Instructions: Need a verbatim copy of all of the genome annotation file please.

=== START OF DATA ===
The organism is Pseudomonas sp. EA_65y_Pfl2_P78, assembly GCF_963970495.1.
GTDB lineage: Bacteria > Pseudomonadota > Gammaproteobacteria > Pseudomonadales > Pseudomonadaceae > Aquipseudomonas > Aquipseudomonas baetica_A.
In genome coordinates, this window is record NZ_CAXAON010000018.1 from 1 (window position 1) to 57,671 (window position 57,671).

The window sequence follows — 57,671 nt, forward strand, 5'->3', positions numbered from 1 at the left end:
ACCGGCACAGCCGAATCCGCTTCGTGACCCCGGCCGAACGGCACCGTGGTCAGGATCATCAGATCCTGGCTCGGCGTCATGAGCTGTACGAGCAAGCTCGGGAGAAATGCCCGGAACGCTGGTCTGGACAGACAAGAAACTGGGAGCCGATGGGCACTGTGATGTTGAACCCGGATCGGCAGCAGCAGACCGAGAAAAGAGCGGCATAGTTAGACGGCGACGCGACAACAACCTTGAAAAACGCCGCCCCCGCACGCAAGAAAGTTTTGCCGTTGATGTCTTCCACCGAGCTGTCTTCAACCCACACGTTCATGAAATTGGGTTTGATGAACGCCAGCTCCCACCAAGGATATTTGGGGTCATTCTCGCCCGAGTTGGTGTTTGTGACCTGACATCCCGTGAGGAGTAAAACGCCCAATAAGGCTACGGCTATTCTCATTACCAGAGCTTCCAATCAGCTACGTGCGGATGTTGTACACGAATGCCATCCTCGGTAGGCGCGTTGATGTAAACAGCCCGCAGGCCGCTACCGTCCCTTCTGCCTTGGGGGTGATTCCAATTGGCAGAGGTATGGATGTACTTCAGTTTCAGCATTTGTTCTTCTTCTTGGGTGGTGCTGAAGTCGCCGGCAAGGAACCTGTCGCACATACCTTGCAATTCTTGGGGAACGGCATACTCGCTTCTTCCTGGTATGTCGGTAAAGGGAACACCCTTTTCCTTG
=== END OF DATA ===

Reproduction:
The organism is Pseudomonas sp. EA_65y_Pfl2_P78, assembly GCF_963970495.1.
GTDB lineage: Bacteria > Pseudomonadota > Gammaproteobacteria > Pseudomonadales > Pseudomonadaceae > Aquipseudomonas > Aquipseudomonas baetica_A.
In genome coordinates, this window is record NZ_CAXAON010000018.1 from 1 (window position 1) to 57,671 (window position 57,671).

The window sequence follows — 57,671 nt, forward strand, 5'->3', positions numbered from 1 at the left end:
ACCGGCACAGCCGAATCCGCTTCGTGACCCCGGCCGAACGGCACCGTGGTCAGGATCATCAGATCCTGGCTCGGCGTCATGAGCTGTACGAGCAAGCTCGGGAGAAATGCCCGGAACGCTGGTCTGGACAGACAAGAAACTGGGAGCCGATGGGCACTGTGATGTTGAACCCGGATCGGCAGCAGCAGACCGAGAAAAGAGCGGCATAGTTAGACGGCGACGCGACAACAACCTTGAAAAACGCCGCCCCCGCACGCAAGAAAGTTTTGCCGTTGATGTCTTCCACCGAGCTGTCTTCAACCCACACGTTCATGAAATTGGGTTTGATGAACGCCAGCTCCCACCAAGGATATTTGGGGTCATTCTCGCCCGAGTTGGTGTTTGTGACCTGACATCCCGTGAGGAGTAAAACGCCCAATAAGGCTACGGCTATTCTCATTACCAGAGCTTCCAATCAGCTACGTGCGGATGTTGTACACGAATGCCATCCTCGGTAGGCGCGTTGATGTAAACAGCCCGCAGGCCGCTACCGTCCCTTCTGCCTTGGGGGTGATTCCAATTGGCAGAGGTATGGATGTACTTCAGTTTCAGCATTTGTTCTTCTTCTTGGGTGGTGCTGAAGTCGCCGGCAAGGAACCTGTCGCACATACCTTGCAATTCTTGGGGAACGGCATACTCGCTTCTTCCTGGTATGTCGGTAAAGGGAACACCCTTTTCCTTG